Music Licensing For Dummies, Smarties, and The Rest of Us.
A few weeks ago, I did a blog discussing a phone call that I got from MTV. They called me (unexpectedly) and asked to license my music. That rocks for several different reasons. For one, it's rare that an artist deals directly with a music supervisor. Usually its a publishing company, an agency, or somebody like that who is a liason between an artist and the entity who is seeking to license music. Also, it indicates that my music is being acknowledged by people who are in a position to help further my career.
You've been hearing licensed music your entire life and probably never thought about it. The legalities of music licensing is the reason why so many restaurants & tv shows don't sing the traditional "Happy Birthday" song that we all know (if they sing that song, they'd have to pay for it. Long live performance rights.)
After discussing my licensing agreement on Twitter I soon learned that a lot of independent artists don't know what music licensing is or how to get their music licensed. While I can't give you a definitive answer on the best strategy for you to take to get placements for your music, I can give you my point of view as somebody who has been doing commercials professionally and licensing music for the past 5 years. I hope this helps.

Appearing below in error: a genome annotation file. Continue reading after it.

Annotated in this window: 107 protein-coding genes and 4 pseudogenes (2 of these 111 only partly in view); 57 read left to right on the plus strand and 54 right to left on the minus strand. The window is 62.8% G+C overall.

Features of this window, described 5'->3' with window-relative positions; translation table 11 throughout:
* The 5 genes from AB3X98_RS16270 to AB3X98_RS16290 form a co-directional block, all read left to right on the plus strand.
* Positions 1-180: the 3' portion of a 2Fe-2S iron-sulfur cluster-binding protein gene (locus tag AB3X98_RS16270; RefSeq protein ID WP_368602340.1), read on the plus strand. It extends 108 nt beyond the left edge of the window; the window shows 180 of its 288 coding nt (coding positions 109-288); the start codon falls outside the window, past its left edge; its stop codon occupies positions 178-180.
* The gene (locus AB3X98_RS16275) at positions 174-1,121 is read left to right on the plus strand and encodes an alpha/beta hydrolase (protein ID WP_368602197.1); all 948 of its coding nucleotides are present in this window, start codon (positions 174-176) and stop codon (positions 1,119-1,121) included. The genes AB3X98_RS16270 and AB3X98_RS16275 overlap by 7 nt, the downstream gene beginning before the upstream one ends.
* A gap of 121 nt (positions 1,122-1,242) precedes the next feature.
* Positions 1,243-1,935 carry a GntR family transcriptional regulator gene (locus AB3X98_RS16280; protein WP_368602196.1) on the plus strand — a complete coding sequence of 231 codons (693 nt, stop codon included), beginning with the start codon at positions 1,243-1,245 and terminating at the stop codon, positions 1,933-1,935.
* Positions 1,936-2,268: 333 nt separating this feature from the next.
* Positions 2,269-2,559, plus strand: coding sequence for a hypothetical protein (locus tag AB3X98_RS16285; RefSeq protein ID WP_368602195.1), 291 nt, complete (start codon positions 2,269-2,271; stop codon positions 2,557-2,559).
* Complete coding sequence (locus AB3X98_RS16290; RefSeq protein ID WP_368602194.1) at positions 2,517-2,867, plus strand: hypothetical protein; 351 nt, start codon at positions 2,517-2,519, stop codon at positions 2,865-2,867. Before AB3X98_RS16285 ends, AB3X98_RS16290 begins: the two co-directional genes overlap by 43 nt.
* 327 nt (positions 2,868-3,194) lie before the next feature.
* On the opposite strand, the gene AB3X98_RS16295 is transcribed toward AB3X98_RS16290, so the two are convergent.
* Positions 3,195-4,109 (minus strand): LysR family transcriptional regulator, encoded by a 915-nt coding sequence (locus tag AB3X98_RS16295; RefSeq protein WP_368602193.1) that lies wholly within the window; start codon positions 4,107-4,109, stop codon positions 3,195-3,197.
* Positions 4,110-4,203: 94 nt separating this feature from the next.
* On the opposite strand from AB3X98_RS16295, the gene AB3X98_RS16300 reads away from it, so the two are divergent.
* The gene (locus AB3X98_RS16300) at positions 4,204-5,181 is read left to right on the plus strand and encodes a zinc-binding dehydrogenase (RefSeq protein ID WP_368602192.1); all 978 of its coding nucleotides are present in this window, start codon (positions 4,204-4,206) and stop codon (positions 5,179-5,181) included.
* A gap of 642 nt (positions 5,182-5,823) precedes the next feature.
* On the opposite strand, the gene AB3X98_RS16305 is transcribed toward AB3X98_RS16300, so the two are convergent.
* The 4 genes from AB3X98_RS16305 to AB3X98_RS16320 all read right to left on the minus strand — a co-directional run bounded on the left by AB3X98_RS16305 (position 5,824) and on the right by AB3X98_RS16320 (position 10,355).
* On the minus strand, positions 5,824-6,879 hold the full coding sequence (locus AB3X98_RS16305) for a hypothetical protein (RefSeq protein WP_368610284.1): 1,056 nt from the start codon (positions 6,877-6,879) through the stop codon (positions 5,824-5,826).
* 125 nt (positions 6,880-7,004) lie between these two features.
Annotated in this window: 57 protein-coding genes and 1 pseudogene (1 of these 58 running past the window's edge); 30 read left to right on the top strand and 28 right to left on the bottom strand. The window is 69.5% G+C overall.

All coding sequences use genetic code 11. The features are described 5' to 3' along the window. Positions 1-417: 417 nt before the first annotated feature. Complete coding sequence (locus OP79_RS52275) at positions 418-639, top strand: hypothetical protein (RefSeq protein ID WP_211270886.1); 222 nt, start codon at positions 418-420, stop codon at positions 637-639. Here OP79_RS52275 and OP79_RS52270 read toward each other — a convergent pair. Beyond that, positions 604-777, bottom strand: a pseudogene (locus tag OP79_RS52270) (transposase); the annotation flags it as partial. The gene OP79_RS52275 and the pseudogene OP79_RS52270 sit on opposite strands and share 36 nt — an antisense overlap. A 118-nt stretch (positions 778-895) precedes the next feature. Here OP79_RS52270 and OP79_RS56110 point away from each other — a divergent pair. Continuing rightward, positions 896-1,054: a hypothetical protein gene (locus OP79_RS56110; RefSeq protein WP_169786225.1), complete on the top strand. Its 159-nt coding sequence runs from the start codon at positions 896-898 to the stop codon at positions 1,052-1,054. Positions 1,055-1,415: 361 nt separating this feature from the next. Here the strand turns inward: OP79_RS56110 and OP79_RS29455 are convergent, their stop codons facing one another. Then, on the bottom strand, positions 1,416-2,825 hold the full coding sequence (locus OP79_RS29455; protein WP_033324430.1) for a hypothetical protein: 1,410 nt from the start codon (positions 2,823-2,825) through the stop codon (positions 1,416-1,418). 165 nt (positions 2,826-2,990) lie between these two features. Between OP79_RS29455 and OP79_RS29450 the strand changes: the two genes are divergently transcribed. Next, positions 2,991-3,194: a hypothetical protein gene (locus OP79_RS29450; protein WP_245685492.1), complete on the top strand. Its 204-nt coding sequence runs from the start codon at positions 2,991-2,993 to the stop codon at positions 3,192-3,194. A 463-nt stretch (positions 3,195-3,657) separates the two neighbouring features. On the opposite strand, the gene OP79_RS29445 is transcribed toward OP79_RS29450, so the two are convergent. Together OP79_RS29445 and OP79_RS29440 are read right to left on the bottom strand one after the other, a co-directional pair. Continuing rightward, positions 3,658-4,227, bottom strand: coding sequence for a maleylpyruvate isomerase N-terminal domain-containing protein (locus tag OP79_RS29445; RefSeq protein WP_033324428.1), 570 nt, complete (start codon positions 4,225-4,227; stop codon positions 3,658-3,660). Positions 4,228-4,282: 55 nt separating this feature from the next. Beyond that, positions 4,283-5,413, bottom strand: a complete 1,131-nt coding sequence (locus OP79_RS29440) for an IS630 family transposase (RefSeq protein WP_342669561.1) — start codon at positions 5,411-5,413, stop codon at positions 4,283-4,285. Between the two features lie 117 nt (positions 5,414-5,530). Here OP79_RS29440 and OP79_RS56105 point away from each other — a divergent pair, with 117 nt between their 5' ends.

As we all know, the internet TOTALLY changed the entertainment industry. The easy availability of music made it so making money off of record sales is no longer as easy as it once was. Why would anybody buy your song if they can download it from somewhere for free? So, while the internet made it so artists don't necessarily make as much off of album sales, it created an advantage at the same time. It created an avenue by which artists can promote & distribute their music for free! A budding musician can post their music online, build up a following, and start doing shows for the people who think he or she is awesome. Then those fans go online and talk about you. Then blogs write about you. The end goal is a company like...Oh, I don't know...like MTV licensing your music. If it sounds simple, ummm...just keep reading. The hard part is becoming properly educated in all the business surrounding music licensing and hanging in there long enough for it to actually happen.